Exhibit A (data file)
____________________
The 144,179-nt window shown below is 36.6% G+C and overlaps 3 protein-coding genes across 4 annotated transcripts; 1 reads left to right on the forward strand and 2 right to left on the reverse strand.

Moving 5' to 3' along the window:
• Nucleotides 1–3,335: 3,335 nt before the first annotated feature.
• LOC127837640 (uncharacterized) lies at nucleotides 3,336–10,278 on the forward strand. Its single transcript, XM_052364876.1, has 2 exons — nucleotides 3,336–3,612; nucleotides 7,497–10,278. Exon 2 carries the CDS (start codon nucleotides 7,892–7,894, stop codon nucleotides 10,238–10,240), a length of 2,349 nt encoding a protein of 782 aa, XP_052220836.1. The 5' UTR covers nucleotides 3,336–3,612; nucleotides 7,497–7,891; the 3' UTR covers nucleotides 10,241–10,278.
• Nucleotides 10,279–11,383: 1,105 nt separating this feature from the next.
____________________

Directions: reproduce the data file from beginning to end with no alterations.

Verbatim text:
The 144,179-nt window shown below is 36.6% G+C and overlaps 3 protein-coding genes across 4 annotated transcripts; 1 reads left to right on the forward strand and 2 right to left on the reverse strand.

Moving 5' to 3' along the window:
• Nucleotides 1–3,335: 3,335 nt before the first annotated feature.
• LOC127837640 (uncharacterized) lies at nucleotides 3,336–10,278 on the forward strand. Its single transcript, XM_052364876.1, has 2 exons — nucleotides 3,336–3,612; nucleotides 7,497–10,278. Exon 2 carries the CDS (start codon nucleotides 7,892–7,894, stop codon nucleotides 10,238–10,240), a length of 2,349 nt encoding a protein of 782 aa, XP_052220836.1. The 5' UTR covers nucleotides 3,336–3,612; nucleotides 7,497–7,891; the 3' UTR covers nucleotides 10,241–10,278.
• Nucleotides 10,279–11,383: 1,105 nt separating this feature from the next.